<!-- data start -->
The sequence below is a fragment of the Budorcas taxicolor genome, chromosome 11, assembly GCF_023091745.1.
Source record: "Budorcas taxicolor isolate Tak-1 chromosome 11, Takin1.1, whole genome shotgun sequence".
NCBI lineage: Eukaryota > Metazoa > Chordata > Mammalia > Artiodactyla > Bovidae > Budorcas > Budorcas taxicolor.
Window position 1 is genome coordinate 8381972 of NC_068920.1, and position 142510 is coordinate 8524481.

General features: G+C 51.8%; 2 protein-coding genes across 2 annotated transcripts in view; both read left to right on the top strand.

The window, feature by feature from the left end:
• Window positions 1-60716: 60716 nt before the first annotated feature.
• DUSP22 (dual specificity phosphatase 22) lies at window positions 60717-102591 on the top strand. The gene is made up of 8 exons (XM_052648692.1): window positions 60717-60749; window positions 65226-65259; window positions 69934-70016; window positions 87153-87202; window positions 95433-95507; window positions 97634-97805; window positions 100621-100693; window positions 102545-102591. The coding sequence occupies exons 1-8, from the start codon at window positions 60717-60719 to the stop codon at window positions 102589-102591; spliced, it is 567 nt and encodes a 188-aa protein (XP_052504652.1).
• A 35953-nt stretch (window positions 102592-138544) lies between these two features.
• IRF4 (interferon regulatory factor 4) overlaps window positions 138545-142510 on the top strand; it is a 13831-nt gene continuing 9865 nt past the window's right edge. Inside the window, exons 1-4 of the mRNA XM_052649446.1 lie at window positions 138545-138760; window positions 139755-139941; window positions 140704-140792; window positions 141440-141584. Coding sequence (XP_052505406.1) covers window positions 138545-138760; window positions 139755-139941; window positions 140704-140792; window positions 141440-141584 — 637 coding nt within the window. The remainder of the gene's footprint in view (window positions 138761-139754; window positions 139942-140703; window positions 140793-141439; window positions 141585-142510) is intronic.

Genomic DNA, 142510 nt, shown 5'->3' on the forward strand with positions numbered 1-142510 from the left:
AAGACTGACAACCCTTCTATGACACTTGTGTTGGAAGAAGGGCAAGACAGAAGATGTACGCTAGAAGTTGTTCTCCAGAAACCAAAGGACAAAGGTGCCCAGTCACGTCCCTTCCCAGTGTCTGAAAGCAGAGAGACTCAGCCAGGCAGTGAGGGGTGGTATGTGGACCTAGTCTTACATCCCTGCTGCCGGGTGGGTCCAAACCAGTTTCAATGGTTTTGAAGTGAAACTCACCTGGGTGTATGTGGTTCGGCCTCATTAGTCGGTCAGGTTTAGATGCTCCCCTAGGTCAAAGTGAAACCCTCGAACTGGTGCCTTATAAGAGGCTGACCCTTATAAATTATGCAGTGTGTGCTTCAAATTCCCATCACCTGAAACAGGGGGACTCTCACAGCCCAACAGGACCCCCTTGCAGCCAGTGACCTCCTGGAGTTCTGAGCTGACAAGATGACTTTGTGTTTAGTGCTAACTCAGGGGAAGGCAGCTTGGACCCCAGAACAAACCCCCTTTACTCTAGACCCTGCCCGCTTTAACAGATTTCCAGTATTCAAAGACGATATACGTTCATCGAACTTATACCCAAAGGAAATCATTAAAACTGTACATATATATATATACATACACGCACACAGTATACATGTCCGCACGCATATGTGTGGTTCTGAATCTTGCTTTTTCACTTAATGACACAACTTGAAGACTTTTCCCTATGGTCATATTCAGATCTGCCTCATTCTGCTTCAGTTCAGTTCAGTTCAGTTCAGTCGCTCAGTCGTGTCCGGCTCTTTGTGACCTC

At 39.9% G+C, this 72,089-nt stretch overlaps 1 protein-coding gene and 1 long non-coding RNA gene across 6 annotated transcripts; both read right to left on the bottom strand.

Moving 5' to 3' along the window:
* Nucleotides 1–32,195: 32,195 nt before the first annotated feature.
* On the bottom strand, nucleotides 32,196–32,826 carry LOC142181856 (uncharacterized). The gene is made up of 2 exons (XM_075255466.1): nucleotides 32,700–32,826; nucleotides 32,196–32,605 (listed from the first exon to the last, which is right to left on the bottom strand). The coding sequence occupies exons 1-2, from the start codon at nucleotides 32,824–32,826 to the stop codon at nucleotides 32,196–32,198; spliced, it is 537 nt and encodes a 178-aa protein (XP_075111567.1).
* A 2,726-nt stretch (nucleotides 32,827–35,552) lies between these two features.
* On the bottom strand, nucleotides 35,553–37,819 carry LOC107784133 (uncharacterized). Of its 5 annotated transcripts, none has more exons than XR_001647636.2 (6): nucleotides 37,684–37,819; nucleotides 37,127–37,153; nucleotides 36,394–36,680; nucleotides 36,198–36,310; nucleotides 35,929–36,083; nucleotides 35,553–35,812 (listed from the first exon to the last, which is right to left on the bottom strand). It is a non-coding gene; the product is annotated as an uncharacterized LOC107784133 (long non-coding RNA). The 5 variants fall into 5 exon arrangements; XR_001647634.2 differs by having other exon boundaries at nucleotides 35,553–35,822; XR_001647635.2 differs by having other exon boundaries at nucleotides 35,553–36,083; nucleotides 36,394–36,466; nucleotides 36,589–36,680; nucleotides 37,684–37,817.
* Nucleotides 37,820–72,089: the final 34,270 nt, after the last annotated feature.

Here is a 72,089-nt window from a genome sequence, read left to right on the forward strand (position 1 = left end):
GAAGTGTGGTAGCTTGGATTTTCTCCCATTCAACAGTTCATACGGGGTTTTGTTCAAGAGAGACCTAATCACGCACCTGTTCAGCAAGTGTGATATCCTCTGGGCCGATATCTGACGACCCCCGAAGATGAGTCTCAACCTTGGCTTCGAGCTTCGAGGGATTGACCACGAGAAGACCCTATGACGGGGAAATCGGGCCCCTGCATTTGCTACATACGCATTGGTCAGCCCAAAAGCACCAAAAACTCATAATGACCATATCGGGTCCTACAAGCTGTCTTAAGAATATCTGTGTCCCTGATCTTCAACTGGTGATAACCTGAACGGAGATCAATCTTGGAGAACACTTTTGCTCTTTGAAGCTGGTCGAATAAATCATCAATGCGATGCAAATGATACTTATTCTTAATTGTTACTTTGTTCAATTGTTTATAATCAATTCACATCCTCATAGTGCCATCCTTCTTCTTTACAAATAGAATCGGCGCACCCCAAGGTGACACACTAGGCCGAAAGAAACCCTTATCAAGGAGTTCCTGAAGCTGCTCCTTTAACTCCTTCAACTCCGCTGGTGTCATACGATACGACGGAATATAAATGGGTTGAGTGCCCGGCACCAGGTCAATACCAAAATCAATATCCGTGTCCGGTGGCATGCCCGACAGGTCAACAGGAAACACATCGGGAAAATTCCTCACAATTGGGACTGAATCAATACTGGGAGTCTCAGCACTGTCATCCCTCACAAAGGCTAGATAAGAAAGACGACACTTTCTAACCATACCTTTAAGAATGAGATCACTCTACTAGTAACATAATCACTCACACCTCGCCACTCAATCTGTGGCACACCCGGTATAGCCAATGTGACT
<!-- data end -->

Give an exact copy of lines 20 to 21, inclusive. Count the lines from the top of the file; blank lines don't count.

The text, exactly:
Here is a 72,089-nt window from a genome sequence, read left to right on the forward strand (position 1 = left end):
GAAGTGTGGTAGCTTGGATTTTCTCCCATTCAACAGTTCATACGGGGTTTTGTTCAAGAGAGACCTAATCACGCACCTGTTCAGCAAGTGTGATATCCTCTGGGCCGATATCTGACGACCCCCGAAGATGAGTCTCAACCTTGGCTTCGAGCTTCGAGGGATTGACCACGAGAAGACCCTATGACGGGGAAATCGGGCCCCTGCATTTGCTACATACGCATTGGTCAGCCCAAAAGCACCAAAAACTCATAATGACCATATCGGGTCCTACAAGCTGTCTTAAGAATATCTGTGTCCCTGATCTTCAACTGGTGATAACCTGAACGGAGATCAATCTTGGAGAACACTTTTGCTCTTTGAAGCTGGTCGAATAAATCATCAATGCGATGCAAATGATACTTATTCTTAATTGTTACTTTGTTCAATTGTTTATAATCAATTCACATCCTCATAGTGCCATCCTTCTTCTTTACAAATAGAATCGGCGCACCCCAAGGTGACACACTAGGCCGAAAGAAACCCTTATCAAGGAGTTCCTGAAGCTGCTCCTTTAACTCCTTCAACTCCGCTGGTGTCATACGATACGACGGAATATAAATGGGTTGAGTGCCCGGCACCAGGTCAATACCAAAATCAATATCCGTGTCCGGTGGCATGCCCGACAGGTCAACAGGAAACACATCGGGAAAATTCCTCACAATTGGGACTGAATCAATACTGGGAGTCTCAGCACTGTCATCCCTCACAAAGGCTAGATAAGAAAGACGACACTTTCTAACCATACCTTTAAGAATGAGATCACTCTACTAGTAACATAATCACTCACACCTCGCCACTCAATCTGTGGCACACCCGGTATAGCCAATGTGACT